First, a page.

It’s increasingly common for our conversations about technology to eventually circle around to concern about the amount of privacy that we have given up, or will be expected to give up. Lots of books, podcasts, and articles are discussing the surveillance state. This is a very good thing.
Growing sense of unease
Most of us are, on some level, concerned about how much is known about us, by people we neither know nor trust. We’re concerned that all of the modern conveniences come with a downside that may not seem like a big deal by itself, but added all together, it crosses The Creepy Line.
So, what can we do about it? Refusing to do business with BigTech won’t help. We’re not the customers, we’re the product. We really do not have the marketplace power that we used to. Besides, we all have to live in the world; BigTech got big by creating products and services that we like, and now need.
BigTech, BigData, BigCorp, BigGov – the problem seems to be BIG
Even if we WERE the customer, the big guys are so big that your decision to not use their product wouldn’t really impact them. Have you noticed that the big guys keep getting bigger and more profitable, no matter how many horrifying stories there are about their bad practices?
To add to your concern, perhaps a bit more of that sense of futility – deleting your account usually doesn’t do you any good anyway. Deleting the content in your profile doesn’t help either. It doesn’t make the data about you unavailable to THEM, it just makes the data unavailable to YOU.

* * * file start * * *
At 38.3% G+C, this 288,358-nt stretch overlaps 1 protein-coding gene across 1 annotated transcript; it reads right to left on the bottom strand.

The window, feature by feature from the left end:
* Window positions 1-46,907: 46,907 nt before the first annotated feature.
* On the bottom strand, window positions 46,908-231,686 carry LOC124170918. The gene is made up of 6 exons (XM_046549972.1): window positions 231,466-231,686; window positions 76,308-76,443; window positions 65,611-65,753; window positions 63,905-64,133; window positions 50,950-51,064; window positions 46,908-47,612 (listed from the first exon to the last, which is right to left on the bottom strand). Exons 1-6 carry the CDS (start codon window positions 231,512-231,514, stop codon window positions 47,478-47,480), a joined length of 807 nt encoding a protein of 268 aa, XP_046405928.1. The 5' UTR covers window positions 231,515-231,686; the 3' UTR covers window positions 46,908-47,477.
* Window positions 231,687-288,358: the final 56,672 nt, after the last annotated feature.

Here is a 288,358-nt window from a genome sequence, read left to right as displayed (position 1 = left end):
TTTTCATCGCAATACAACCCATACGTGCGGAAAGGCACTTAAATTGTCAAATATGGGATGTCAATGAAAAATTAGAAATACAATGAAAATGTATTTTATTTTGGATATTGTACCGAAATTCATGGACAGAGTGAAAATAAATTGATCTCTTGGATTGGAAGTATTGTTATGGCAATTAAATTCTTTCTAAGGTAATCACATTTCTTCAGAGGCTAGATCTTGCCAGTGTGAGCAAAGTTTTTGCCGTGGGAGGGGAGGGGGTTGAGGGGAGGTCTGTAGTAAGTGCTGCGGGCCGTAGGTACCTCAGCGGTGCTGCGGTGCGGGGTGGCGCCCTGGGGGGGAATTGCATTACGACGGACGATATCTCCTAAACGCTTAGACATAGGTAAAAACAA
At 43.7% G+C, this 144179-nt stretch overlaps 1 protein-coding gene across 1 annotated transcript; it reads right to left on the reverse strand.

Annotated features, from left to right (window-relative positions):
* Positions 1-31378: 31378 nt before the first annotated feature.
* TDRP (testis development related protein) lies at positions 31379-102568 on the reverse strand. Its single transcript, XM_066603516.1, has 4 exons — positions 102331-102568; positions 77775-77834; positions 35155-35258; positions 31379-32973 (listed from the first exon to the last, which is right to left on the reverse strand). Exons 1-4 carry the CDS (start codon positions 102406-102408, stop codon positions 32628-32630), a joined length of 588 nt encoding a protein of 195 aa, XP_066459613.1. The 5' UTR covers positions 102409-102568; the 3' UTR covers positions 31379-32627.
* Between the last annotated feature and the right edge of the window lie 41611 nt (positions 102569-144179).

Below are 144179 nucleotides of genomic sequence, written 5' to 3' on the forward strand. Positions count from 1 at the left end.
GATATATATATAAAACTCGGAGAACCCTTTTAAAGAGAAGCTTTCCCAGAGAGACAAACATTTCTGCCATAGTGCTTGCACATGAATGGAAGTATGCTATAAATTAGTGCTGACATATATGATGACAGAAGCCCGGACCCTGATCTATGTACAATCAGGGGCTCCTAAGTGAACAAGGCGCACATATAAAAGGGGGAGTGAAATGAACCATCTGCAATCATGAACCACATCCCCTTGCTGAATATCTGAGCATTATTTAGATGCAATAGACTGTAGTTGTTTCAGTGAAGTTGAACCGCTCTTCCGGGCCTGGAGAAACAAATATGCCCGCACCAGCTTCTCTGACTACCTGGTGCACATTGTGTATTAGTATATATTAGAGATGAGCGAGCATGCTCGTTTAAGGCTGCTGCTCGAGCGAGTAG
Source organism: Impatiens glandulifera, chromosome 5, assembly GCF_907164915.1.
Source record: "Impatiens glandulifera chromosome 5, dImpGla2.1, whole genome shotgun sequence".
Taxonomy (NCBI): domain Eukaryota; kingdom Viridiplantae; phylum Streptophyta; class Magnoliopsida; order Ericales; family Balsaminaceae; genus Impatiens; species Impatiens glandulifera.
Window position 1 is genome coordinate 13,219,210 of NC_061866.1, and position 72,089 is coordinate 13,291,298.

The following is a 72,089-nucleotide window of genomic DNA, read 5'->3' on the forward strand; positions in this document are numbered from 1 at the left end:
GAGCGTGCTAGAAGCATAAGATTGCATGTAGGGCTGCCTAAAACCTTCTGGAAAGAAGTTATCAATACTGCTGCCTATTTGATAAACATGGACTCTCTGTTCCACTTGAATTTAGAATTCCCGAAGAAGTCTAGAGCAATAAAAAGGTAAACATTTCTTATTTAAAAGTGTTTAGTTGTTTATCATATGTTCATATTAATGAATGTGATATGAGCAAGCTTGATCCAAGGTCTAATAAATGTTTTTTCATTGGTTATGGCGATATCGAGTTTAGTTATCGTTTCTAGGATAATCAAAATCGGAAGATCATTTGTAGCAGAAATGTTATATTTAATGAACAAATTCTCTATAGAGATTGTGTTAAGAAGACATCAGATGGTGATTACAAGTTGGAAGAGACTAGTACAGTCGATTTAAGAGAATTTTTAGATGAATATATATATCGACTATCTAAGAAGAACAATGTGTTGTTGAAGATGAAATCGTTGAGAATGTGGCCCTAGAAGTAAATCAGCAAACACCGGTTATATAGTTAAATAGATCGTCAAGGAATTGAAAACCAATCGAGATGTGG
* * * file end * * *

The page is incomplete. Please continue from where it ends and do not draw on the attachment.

Also, the “them” I’m talking about, the ones who harvest your data and make money from it, and who know so much about you, sure, it’s Facebook and Google, but it’s also the thousands of ad tech companies you don’t even know.
The solutions are unrealistic, geeky, difficult
I’ve learned enough about all of this to be seriously concerned. However, I’ve read enough of the “here’s what you should do” articles to realize that most of that won’t work for me – or for most of you either.
Most of the solutions are unrealistic for a normie, and don’t do anything to help change the dynamic. Fortunately, there ARE things that normal people can do to protect their privacy a bit, to change the business dynamic.
I’m not going to set up a server in my house, go off the grid, flash my android phone with a custom ROM – and neither are you.Practical Privacy will be a series of posts with suggestions for normal people – not techy stuff no one can or wants to do, simple steps we can take to decrease the power of the bigs, to protect a bit of your privacy, to make smarter choices.
First things first
The very first thing you absolutely must do…convert to Brave Browser.
Why? What’s the benefit? What’s the cost? That’s in my next post.